Covid-19 roundup: US buys more of the only antibody that works against Omicron; BioNTech taps AI to detect new variants faster
GlaxoSmithKline and Vir’s monoclonal antibody sotrovimab is still the only mAb treatment that works against the Omicron variant, and the US on Tuesday boosted its supply again.
This latest deal, the financial details of which were not immediately disclosed, will bring 600,000 additional doses to the US, ready for distribution this quarter. GSK and Vir previously landed two prior procurement deals that amounted to about $1 billion in sotrovimab sold. GSK said it’s now signed agreements for shipping 1.7 million doses of sotrovimab worldwide.
So far, the US has distributed about 385,000 doses of sotrovimab, which is less than half of the number of doses of Regeneron and Eli Lilly mAbs distributed so far. And while the US has paused and then restarted its distribution of the Regeneron and Lilly products, neither of those work against Omicron.
BioNTech partners with London AI developer to hunt Covid variants
BioNTech said Tuesday it’s working with London-based AI developer InstaDeep to come up with a new computational method that analyzes sequencing data and predicts high-risk variants of SARS-CoV-2.
The early warning system combines structural modeling of the SARS-CoV-2 spike protein and AI algorithms to flag potentially high-risk variants entered into SARS-CoV-2 sequence data repositories “within less than a day,” based on metrics scoring their fitness (e.g. ACE2 and variant Spike protein interaction) as well as their immune escape properties, the companies said.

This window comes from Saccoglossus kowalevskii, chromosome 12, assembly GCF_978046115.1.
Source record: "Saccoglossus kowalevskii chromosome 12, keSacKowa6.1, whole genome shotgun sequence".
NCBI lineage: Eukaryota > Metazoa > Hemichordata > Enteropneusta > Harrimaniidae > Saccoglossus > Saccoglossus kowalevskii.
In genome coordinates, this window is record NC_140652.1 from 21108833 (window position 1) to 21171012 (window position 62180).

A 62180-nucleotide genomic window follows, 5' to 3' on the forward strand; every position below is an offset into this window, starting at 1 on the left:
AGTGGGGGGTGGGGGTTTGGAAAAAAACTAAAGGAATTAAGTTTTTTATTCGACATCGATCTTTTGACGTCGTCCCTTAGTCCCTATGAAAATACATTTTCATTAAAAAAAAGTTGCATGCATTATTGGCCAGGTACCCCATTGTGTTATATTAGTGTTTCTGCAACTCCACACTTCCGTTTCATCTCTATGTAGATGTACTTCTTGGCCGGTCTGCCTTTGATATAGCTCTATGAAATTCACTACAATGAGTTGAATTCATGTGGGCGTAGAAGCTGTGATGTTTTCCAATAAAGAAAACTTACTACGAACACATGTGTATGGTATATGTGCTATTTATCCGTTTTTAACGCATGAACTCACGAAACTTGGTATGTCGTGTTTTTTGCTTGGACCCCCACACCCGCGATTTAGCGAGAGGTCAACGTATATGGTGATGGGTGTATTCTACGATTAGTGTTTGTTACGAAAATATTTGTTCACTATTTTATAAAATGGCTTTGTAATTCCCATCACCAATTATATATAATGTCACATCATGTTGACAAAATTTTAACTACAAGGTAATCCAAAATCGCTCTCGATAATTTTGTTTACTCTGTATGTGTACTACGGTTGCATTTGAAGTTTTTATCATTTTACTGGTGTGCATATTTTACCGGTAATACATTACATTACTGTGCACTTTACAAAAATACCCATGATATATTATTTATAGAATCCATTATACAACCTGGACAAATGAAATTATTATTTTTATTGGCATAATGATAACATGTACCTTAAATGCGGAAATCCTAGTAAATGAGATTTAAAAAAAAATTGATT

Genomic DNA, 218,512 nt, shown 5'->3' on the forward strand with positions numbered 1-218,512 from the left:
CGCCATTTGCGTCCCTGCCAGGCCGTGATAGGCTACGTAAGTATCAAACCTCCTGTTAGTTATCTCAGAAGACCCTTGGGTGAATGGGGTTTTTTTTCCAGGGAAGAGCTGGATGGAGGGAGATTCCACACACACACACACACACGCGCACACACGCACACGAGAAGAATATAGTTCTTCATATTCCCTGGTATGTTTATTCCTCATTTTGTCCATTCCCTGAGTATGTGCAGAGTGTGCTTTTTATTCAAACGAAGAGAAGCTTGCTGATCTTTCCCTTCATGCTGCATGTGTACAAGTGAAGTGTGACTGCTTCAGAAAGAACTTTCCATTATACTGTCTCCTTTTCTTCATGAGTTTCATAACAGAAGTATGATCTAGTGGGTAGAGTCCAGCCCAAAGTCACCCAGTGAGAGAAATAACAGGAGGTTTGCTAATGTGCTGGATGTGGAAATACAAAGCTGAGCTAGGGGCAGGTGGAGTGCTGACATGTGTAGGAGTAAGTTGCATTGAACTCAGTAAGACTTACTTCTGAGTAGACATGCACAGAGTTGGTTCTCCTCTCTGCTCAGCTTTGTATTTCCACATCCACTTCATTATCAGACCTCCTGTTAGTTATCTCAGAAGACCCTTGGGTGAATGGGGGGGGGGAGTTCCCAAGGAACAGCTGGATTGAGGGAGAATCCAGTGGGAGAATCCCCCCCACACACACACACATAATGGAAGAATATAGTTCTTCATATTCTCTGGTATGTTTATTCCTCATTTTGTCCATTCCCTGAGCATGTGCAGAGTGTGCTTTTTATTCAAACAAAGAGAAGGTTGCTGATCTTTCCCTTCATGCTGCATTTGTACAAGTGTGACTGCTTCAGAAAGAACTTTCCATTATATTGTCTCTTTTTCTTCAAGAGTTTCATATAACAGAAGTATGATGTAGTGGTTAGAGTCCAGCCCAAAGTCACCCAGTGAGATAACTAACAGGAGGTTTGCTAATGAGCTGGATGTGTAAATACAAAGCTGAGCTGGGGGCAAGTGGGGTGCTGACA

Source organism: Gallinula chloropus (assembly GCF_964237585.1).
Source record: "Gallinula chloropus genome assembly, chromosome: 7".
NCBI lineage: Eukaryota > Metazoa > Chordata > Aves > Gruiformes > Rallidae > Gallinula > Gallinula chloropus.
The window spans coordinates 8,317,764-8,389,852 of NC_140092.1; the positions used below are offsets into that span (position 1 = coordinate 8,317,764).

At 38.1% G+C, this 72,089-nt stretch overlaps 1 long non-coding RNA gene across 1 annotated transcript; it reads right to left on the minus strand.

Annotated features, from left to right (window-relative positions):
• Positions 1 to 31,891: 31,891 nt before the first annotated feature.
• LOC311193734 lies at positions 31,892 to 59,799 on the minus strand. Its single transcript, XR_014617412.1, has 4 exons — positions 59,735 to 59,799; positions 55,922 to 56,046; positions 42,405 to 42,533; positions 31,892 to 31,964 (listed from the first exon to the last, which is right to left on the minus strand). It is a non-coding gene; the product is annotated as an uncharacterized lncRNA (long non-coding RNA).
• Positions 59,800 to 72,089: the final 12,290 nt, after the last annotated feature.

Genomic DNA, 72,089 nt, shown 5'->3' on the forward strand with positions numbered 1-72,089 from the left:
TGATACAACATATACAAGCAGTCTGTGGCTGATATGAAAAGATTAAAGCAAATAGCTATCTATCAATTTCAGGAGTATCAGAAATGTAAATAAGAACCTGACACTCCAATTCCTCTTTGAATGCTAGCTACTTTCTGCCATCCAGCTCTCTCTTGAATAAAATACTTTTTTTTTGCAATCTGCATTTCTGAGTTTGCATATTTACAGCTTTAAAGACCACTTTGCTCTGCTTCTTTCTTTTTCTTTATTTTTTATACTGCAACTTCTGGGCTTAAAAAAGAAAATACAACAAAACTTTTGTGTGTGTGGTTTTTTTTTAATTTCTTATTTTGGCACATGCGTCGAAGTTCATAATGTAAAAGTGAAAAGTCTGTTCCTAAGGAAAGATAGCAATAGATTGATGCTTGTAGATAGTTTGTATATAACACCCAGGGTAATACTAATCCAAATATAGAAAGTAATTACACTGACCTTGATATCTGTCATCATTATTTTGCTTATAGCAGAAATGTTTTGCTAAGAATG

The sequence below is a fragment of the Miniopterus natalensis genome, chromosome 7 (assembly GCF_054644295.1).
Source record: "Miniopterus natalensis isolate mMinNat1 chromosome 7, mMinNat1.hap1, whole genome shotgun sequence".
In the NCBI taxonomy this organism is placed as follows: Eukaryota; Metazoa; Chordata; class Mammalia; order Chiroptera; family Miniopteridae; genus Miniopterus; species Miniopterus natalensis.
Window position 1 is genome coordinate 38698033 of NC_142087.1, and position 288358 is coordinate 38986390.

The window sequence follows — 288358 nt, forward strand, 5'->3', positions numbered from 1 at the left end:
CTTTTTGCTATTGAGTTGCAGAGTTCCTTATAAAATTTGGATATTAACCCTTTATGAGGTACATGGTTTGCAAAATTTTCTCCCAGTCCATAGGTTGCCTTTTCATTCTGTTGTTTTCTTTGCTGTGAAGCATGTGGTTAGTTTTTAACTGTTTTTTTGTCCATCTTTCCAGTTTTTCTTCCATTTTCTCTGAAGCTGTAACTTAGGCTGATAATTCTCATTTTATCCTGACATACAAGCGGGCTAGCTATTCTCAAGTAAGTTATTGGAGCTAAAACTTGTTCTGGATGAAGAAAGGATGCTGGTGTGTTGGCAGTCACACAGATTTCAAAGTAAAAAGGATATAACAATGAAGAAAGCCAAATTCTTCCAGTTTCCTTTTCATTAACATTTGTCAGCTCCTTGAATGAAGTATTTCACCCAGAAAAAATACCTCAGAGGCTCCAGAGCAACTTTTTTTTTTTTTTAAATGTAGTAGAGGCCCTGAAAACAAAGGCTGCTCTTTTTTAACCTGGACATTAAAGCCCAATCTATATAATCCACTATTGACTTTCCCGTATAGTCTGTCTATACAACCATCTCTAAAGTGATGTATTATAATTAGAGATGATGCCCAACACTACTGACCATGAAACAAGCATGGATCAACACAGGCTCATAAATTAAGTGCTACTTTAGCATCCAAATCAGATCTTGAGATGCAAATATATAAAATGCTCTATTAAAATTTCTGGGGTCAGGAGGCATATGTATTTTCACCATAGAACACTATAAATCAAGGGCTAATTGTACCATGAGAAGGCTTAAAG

During a trial period of the system, it identified >90% of WHO-designated variants two months faster than other international experts, the partners claimed.
“More than 10,000 novel variant sequences are currently discovered every week and human experts simply cannot cope with complex data at this scale,” Karim Beguir, co-founder and CEO of InstaDeep, said in a statement.
Moderna vaccine performs better than Pfizer against infection, hospitalization, new VA real-world data study shows
A new real-world study funded by the Department of Veterans Affairs reveals that compared to those who received Pfizer’s Covid-19 vaccine, Moderna vaccine recipients had a significantly lower risk of SARS-CoV-2 infection and related hospitalizations across all age groups, comorbidity-burden categories and race.
Authors of the study, published as a pre-print last week, noted differences between Moderna’s mRNA-1273 vaccine and Pfizer’s BNT162b2 “in risk of infection or hospitalization were progressively greater when the follow-up period was longer.”
The study evaluated more than 900,000 vaccine recipients, followed for a mean of 192 days, during which there were almost 17,000 infections, more than 3,500 hospitalizations and 381 deaths.
While fewer patients who received Moderna’s vaccine died compared with Pfizer (168 versus 213), the researchers said this difference was not statistically significant (aHR 0.808, 95% CI 0.592-1.103).
Pfizer preps to launch Omicron-targeted vaccine in March
Pfizer CEO Albert Bourla told CNBC yesterday his company is readying the launch of an Omicron-specific vaccine in March, and ramping up manufacturing now.
“The hope is that we will achieve something that will have way, way better protection particularly against infections, because the protection against the hospitalizations and the severe disease — it is reasonable right now, with the current vaccines as long as you are having let’s say the third dose,” Bourla said.
In addition, the company is planning for human trials of the Omicron-targeted vaccine to begin by the end of the month, according to Business Insider.